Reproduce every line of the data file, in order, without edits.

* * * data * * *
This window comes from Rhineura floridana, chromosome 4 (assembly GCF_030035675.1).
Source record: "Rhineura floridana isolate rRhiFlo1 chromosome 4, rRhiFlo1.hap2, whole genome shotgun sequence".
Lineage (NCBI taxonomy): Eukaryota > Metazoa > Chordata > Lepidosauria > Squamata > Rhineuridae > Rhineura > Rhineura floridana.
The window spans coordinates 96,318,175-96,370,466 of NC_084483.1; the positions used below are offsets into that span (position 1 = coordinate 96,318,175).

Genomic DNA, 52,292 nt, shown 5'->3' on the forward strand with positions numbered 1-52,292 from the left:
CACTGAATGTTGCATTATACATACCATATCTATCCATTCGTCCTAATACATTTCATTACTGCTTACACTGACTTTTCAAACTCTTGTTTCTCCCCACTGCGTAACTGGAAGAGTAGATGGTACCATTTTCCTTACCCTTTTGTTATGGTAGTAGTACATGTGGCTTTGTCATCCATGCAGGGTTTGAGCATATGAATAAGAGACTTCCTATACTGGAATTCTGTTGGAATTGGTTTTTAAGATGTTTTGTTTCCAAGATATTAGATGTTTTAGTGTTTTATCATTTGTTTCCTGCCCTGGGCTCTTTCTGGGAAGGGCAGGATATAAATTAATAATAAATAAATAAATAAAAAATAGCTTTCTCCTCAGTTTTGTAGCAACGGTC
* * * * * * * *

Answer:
This window comes from Rhineura floridana, chromosome 4 (assembly GCF_030035675.1).
Source record: "Rhineura floridana isolate rRhiFlo1 chromosome 4, rRhiFlo1.hap2, whole genome shotgun sequence".
Lineage (NCBI taxonomy): Eukaryota > Metazoa > Chordata > Lepidosauria > Squamata > Rhineuridae > Rhineura > Rhineura floridana.
The window spans coordinates 96,318,175-96,370,466 of NC_084483.1; the positions used below are offsets into that span (position 1 = coordinate 96,318,175).

Genomic DNA, 52,292 nt, shown 5'->3' on the forward strand with positions numbered 1-52,292 from the left:
CACTGAATGTTGCATTATACATACCATATCTATCCATTCGTCCTAATACATTTCATTACTGCTTACACTGACTTTTCAAACTCTTGTTTCTCCCCACTGCGTAACTGGAAGAGTAGATGGTACCATTTTCCTTACCCTTTTGTTATGGTAGTAGTACATGTGGCTTTGTCATCCATGCAGGGTTTGAGCATATGAATAAGAGACTTCCTATACTGGAATTCTGTTGGAATTGGTTTTTAAGATGTTTTGTTTCCAAGATATTAGATGTTTTAGTGTTTTATCATTTGTTTCCTGCCCTGGGCTCTTTCTGGGAAGGGCAGGATATAAATTAATAATAAATAAATAAATAAAAAATAGCTTTCTCCTCAGTTTTGTAGCAACGGTC